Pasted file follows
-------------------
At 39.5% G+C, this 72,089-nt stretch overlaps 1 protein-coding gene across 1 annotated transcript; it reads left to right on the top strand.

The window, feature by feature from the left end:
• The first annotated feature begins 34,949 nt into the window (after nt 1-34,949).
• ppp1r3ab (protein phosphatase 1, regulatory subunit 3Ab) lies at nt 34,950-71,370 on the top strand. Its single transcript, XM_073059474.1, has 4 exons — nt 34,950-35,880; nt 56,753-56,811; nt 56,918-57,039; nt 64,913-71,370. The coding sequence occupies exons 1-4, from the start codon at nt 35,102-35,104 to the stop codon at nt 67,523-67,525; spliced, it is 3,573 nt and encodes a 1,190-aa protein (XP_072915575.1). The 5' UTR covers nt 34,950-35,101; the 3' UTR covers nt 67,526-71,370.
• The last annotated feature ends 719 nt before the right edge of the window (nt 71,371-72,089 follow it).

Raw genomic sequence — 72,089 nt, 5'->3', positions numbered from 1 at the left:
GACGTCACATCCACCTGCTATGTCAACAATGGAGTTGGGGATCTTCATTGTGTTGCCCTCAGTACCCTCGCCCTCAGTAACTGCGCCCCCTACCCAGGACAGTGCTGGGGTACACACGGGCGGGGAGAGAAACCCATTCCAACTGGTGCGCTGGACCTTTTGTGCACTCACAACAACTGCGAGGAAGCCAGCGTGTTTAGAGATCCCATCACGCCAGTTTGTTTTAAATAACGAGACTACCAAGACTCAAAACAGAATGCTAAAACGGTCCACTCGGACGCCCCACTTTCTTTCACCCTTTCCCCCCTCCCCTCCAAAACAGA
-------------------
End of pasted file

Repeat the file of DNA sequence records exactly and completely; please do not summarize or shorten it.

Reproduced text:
At 39.5% G+C, this 72,089-nt stretch overlaps 1 protein-coding gene across 1 annotated transcript; it reads left to right on the top strand.

The window, feature by feature from the left end:
• The first annotated feature begins 34,949 nt into the window (after nt 1-34,949).
• ppp1r3ab (protein phosphatase 1, regulatory subunit 3Ab) lies at nt 34,950-71,370 on the top strand. Its single transcript, XM_073059474.1, has 4 exons — nt 34,950-35,880; nt 56,753-56,811; nt 56,918-57,039; nt 64,913-71,370. The coding sequence occupies exons 1-4, from the start codon at nt 35,102-35,104 to the stop codon at nt 67,523-67,525; spliced, it is 3,573 nt and encodes a 1,190-aa protein (XP_072915575.1). The 5' UTR covers nt 34,950-35,101; the 3' UTR covers nt 67,526-71,370.
• The last annotated feature ends 719 nt before the right edge of the window (nt 71,371-72,089 follow it).

Raw genomic sequence — 72,089 nt, 5'->3', positions numbered from 1 at the left:
GACGTCACATCCACCTGCTATGTCAACAATGGAGTTGGGGATCTTCATTGTGTTGCCCTCAGTACCCTCGCCCTCAGTAACTGCGCCCCCTACCCAGGACAGTGCTGGGGTACACACGGGCGGGGAGAGAAACCCATTCCAACTGGTGCGCTGGACCTTTTGTGCACTCACAACAACTGCGAGGAAGCCAGCGTGTTTAGAGATCCCATCACGCCAGTTTGTTTTAAATAACGAGACTACCAAGACTCAAAACAGAATGCTAAAACGGTCCACTCGGACGCCCCACTTTCTTTCACCCTTTCCCCCCTCCCCTCCAAAACAGA